Arizona's Cochise County supervisors certify election after court loss

An Arizona election worker.
An Arizona election worker. Olivier Touron/AFP via Getty Images

An Arizona judge on Thursday ordered Cochise County's board of supervisors to certify the county's votes in the 2022 midterms by 5 p.m., and two of the three supervisors then met and did so. The third supervisor, Tom Crosby, skipped the court-ordered meeting and did not vote. Crosby and the other Republican on the board, Peggy Judd, had voted against canvassing the election before Monday's state-mandated deadline, while their Democratic colleague, Ann English, voted to certify both times.

Pima County Superior Court Judge Casey McGinley agreed with Secretary of State Katie Hobbs, the Democratic governor-elect, that the supervisors in rural, heavily Republican Cochise County were "duty bound" to certify the results, given that no votes were missing from the county's totals. The board "exceeded its lawful authority in delaying the canvass for a reason that was not permitted by the statute," McGinley said.

Crosby and Judd, who fought unsuccessfully to hand-count all 47,000 ballots in the county, then demanded proof that the voting machines were properly certified, even after state and federal election officials said they were. Hobbs sued the supervisors after they failed to meet the deadline, as did a Cochise County voter and a group of retirees. Hobbs will now be able to certify the statewide election results on Dec. 5, as required by state law.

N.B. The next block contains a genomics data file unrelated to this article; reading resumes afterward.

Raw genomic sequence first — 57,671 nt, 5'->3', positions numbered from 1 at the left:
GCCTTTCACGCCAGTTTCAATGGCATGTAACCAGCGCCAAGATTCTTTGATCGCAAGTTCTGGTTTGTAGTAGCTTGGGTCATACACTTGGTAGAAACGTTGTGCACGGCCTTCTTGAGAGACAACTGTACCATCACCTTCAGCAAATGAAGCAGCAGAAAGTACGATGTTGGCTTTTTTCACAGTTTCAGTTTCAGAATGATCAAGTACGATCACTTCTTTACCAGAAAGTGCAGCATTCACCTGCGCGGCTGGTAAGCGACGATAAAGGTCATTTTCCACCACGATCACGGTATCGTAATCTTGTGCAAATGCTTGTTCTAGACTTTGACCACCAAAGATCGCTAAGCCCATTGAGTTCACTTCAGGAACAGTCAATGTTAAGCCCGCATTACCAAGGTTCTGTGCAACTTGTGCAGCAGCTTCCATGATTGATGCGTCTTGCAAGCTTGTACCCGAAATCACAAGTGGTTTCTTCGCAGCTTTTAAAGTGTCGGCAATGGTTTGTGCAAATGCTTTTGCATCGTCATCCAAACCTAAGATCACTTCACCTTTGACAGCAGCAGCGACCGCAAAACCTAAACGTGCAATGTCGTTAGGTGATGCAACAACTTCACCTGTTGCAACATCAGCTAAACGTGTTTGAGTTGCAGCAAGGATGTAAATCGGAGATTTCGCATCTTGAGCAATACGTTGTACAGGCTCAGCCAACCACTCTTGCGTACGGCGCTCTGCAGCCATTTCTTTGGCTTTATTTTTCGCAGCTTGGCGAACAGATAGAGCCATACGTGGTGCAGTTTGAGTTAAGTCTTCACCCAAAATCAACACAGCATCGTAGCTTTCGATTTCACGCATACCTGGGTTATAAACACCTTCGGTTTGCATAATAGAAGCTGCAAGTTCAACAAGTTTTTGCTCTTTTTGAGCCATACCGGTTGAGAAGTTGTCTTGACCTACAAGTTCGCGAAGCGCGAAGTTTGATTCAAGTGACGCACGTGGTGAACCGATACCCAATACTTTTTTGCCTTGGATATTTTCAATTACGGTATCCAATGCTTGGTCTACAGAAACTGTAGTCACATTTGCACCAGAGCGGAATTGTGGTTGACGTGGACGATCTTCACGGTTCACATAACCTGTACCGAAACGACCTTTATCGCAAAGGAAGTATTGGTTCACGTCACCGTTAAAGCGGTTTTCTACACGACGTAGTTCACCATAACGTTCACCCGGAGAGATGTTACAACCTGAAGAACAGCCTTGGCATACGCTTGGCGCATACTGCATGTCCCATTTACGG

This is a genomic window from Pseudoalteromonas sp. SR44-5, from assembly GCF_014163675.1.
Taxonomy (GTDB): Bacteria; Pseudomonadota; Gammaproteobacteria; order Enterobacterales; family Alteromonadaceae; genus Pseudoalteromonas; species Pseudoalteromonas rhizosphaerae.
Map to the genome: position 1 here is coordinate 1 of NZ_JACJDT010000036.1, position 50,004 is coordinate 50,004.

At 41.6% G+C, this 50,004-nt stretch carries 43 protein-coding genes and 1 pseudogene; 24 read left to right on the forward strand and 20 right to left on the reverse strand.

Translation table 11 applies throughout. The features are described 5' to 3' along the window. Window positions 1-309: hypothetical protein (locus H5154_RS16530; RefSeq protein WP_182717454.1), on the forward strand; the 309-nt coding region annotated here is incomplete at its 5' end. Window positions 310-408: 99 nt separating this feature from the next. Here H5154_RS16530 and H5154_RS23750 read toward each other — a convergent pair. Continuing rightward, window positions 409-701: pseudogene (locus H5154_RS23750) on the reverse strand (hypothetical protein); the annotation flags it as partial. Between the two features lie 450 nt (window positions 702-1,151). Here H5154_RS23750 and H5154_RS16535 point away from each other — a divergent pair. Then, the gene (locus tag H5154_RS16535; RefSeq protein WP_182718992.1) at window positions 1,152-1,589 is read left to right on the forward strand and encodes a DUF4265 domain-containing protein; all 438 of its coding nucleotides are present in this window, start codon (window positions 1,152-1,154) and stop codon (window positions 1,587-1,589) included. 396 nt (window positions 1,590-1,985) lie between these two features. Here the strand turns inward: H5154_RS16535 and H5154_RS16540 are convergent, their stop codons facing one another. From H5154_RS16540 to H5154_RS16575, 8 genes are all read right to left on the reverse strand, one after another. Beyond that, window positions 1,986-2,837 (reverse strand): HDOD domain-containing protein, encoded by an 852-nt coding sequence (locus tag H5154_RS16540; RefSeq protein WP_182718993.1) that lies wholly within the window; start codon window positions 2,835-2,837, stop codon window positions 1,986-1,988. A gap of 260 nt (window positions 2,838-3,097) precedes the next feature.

The elected Cochise County attorney, Brian McIntyre, would normally have represented the board of supervisors but refused to handle this case, saying the supervisors violated the law. An attorney in Phoenix the board hired hours before the vote wasn't prepared enough to appear in court, so the board members represented themselves on Thursday.

Crosby, calling in remotely, asked the judge to postpone the hearing. English asked Judge McGinley for "a swift resolution," explaining that that Crosby just wants to stage a public "smackdown between the secretary of state and the election deniers," and that's "a circus that doesn't need to have to happen." Judd said she is "not ashamed of anything I did" but felt she had to "follow what the judge" ordered "because of my own health and situations that are going on in our life." Judd and Crosby may still face state criminal charges, NPR reports.

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